Final Thoughts

     

    Retirement savings is something many people don’t really think about when they dream of leaving their jobs to become self-employed.

    When you’re just getting started, it can feel overwhelming and confusing. But it becomes a lot easier as you go. And you’ll thank yourself later when you can retire and enjoy your later years!

    CONTINUE READING

  • Should You Save For Retirement While Paying Off Debt?

    Should You Save For Retirement While Paying Off Debt?

    When Brandon and I got married, we had more than six-figures of debt between the two of us. We both had student loans, and I was still paying off the credit card debt from my divorce.

    One of the very first things I did after our wedding day was sit down and make a list of all of our debts. I wanted to put together a debt payoff plan ASAP.

    One of the questions I struggled with was how much, if any, we should continue to put toward retirement while paying off debt.

    Working for the state government, I was required to put at least 6.5% of my income toward my retirement account, and the state would match it. But we also had Brandon’s retirement account to consider. Not to mention, once I left my job to run my business full-time just four months after the wedding, I was on my own for retirement savings.

    I’m not the only one to have struggled with this decision — it’s one of the most common questions I see from those trying to figure out their finances. And considering some personal finance experts still teach that you shouldn’t put a dollar until retirement until you’re debt-free, it’s understandably confusing.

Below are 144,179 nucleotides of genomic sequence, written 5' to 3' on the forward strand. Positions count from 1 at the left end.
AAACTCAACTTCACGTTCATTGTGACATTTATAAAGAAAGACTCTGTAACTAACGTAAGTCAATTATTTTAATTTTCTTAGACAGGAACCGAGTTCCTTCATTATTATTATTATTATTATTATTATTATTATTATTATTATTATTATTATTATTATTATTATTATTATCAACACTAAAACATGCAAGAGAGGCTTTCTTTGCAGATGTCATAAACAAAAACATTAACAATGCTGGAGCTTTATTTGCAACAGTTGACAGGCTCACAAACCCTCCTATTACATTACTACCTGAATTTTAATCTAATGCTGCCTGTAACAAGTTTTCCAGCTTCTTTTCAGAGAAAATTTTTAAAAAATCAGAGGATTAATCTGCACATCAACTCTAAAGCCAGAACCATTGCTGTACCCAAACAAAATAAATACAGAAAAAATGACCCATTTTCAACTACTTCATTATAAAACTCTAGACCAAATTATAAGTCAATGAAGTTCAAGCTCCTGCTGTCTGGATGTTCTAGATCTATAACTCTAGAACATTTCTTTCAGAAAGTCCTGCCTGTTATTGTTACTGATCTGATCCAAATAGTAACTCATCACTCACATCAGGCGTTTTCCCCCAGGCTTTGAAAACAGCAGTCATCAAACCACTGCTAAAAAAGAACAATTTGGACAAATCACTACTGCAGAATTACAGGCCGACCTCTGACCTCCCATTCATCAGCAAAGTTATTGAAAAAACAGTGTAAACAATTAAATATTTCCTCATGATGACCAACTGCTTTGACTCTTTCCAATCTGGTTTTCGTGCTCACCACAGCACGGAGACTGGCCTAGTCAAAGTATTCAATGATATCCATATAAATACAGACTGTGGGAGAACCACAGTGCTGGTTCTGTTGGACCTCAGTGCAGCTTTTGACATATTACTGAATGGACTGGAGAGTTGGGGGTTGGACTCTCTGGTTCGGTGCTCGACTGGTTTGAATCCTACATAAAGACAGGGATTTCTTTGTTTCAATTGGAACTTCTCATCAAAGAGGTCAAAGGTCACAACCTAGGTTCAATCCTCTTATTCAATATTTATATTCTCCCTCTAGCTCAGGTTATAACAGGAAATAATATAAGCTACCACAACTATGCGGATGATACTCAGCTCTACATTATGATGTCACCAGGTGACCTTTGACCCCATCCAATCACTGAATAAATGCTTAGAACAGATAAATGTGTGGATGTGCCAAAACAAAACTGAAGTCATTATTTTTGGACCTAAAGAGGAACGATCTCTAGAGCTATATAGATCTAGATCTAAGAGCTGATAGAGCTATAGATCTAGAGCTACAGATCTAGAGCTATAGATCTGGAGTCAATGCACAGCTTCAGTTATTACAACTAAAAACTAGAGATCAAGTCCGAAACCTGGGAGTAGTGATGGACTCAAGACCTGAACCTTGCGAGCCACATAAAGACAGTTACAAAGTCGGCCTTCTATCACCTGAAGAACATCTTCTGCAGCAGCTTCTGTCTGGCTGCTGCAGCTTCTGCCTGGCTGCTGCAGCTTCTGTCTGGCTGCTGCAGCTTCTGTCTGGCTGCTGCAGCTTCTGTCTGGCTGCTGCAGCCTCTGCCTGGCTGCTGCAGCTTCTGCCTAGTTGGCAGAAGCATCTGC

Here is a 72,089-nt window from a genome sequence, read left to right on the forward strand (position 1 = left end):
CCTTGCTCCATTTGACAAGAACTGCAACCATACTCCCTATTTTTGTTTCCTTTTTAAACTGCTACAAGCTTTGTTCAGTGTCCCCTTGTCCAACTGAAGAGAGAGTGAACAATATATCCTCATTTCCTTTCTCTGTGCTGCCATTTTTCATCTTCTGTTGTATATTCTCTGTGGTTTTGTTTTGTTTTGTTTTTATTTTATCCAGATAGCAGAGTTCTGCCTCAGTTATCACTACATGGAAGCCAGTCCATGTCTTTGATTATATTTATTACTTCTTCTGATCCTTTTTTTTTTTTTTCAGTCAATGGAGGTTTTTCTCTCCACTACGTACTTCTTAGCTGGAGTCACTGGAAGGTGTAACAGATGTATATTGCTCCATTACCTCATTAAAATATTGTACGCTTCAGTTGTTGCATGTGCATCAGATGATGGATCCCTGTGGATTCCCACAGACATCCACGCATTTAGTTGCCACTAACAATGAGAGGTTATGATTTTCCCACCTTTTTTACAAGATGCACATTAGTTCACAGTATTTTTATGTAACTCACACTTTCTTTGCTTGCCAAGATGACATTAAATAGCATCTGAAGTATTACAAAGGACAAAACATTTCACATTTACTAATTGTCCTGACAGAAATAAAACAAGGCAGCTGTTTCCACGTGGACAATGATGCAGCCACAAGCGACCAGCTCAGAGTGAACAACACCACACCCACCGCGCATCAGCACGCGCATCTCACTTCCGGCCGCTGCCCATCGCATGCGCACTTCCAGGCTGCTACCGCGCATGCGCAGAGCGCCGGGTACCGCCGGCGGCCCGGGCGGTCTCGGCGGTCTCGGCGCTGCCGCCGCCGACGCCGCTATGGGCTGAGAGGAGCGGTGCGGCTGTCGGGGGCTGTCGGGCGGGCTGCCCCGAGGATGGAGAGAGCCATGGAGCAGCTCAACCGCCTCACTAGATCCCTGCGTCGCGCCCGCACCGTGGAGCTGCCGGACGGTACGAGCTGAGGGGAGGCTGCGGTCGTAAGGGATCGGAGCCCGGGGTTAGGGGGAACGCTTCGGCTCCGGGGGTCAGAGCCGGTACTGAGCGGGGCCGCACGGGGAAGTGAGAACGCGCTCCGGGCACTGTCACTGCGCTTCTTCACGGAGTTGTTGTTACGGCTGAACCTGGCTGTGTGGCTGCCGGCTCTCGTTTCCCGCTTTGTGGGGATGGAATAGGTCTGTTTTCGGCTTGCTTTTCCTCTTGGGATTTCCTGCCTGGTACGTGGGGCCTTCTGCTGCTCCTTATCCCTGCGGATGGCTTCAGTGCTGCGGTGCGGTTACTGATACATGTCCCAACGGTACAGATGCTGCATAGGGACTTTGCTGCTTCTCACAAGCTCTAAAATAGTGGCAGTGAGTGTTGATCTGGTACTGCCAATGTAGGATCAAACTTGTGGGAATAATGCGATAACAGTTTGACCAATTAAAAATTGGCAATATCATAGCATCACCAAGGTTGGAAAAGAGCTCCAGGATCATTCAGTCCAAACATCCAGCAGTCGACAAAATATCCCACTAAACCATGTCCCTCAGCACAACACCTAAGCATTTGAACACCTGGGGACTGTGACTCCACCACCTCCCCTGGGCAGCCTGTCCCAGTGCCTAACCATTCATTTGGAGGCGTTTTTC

In this article, I’m going to lay out a few basic guidelines for you to follow when figuring out how to save for retirement while paying off debt. But ultimately, everyone’s situation looks different and you have to do what’s right for you.

    Should You Save For Retirement While Paying Off Debt?

    Contribute enough to get your employer match

    Many employers offer to match up to a particular percentage of your income that you contribute to a company 401(k) plan. For example, your employer might say they’ll match the first 3% or 6% of your salary that you contribute.

    This match is free money and could equate to hundreds — or more likely thousands — of dollars per year.

    If your employer offers a 401(k) match, make this your first priority. Depending on the type and interest rate of your debt, contribute just enough to get the employer match. You can always increase it later when your debt situation is different.

    Pay off high-interest debt

    The interest rate on credit cards is brutal. For millennials, it can be anywhere from 20% to 25%. Interest this high makes it incredibly hard to pay off debt. You find that each month, most of your money is going toward interest, and barely any of it is going toward the principal balance.